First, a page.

PainRelief.com: What are the main findings?
Response: Compared head-to-head in a randomized double-blind protocol, there was no evidence of greater reduction in either pain intensity (Differential Description Scale) or pain disability (Roland Morris Disability Questionnaire) between any of the four treatments groups.
The four treatments groups consisted of:
1) Desipramine Hydrochloride;
2) Desipramine & Cognitive Behavioral Therapy;
3) Cognitive Behavioral Therapy & Active Placebo (Benztropine Mesylate); and
4) Active Placebo alone.
Instead, all groups showed statistically significant pre-to-posttreatment reductions on both primary outcome measures. To address the concern that group similarities reflected deficiencies in statistical power, we also examined effect sizes and rates of clinically significant changes (>30% reductions in pain intensity or disability). These analyses yielded the same conclusion: We observed moderate to large effect size changes in each group (~.5-.8 in Cohen’s d values), and 33.3%-47% rates of clinically significant symptom decreases.
There are several methodological features that are important to consider in interpreting this finding.
a) First, we used a rigorous inclusion/exclusion protocol to reduce potential confounds. These exclusions made our sample different from many of the chronic back pain patients seen by pain providers in routine practice. For example, we required daily pain symptoms of an intensity 4 or greater/10. We similarly excluded patients with significant mental health conditions, including major depression.
b) Secondly, we employed a biologically active placebo (Benztropine Mesylate) whose side effects mirrored those of our active medication treatment, Desipramine. The objective of this step was to blind participants as much as possible to their treatment, knowing that this could also increase the magnitude of the placebo effect.
c) Thirdly and related to b) we used genetic testing to phenotype patients and adjust their Desipramine schedules and achieve serum concentration levels in established therapeutic dose ranges. Thus, participants did not receive a standardized Desipramine dose; based on their phenotype results, participant’s starting doses and titration schedules differed. However, this step ensured that participants receiving Desipramine were receiving clinically effective doses.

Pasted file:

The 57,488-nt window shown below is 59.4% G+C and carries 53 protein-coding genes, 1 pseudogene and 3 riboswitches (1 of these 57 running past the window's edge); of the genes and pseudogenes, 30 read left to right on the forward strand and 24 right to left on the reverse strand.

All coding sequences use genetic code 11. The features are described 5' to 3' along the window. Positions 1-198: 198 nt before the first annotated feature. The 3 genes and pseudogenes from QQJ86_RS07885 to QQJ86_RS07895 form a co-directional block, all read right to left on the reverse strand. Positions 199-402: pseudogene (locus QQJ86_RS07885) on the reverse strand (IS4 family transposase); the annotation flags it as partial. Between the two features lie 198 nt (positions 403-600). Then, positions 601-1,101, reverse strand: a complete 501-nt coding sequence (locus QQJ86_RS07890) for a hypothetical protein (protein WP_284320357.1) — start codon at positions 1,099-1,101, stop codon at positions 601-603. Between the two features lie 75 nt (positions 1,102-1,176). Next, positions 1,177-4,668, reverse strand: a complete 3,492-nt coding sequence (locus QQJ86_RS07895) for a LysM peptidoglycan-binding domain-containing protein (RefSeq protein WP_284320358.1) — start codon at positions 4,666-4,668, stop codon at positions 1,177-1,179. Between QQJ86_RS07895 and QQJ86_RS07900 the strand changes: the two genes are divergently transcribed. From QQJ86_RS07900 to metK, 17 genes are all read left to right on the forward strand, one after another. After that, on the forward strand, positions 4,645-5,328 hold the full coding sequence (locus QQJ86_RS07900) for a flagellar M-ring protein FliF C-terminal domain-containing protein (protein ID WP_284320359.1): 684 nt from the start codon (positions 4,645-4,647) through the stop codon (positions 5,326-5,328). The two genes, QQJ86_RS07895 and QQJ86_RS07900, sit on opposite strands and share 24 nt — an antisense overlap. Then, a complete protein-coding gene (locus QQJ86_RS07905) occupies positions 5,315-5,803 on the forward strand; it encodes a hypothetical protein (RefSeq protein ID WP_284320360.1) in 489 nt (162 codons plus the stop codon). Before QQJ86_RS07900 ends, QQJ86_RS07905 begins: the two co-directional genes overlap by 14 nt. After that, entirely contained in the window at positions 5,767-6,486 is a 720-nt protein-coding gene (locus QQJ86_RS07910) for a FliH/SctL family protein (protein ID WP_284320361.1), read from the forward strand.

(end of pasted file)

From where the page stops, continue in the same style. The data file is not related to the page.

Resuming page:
PainRelief.com: What should readers take away from your report?
1) Although the number of previous trials comparing pain medicines and cognitive behavioral therapies to active controls is small, our results are consistent with this literature. Under controlled conditions, previous trials suggest that differences between active treatments and active controls are usually non-significant. Thus, the placebo effect remains alive and well as a potentially viable alternative treatment for chronic back pain based on our results.
2) Notably, we can’t say that the effects would have been the same with a “sugar pill” (biologically inactive placebo) instead of the Benztropine Mesylate. We also can’t discount that there was also a placebo effect contributing to the Desipramine and Cognitive Behavioral Therapy treatments as well; it is plausible that beliefs about pain treatment explain a substantial portion of medical and psychological treatments, a position paralleled by statements from the Institute of Medicine in describing the reliable benefits of placebo effects in pain treatments.
PainRelief.com: What recommendations do you have for future research as a result of this work?
Response: Beyond our primary questions about the overall efficacy of the treatments and between group treatment differences, we hope to understand more about the variation in participants’ responses. As noted, between a third and half of the participants showed clinically significant reductions in pain intensity or pain disability. Treatment assignment did not predict participant effects. Our current analyses are examining medical, demographic, and psychological factors that may help identify participants more likely to experience larger treatment effects or larger responses to active placebo conditions. For us, these are exploratory questions that may offer clues to evaluate in subsequent studies.
A randomized placebo-controlled trial of desipramine, cognitive behavioral therapy, and active placebo therapy for low back pain.
Gould HM, Atkinson HJ, Chircop-Rollick T, D’Andrea J, Garfin S, Patel SM, Funk SD, Capparelli EV, Penzien DB, Wallace M, Weickgenant AL, Slater M, Rutledge T
Pain. 2020 Feb 12. PMID: 32068667
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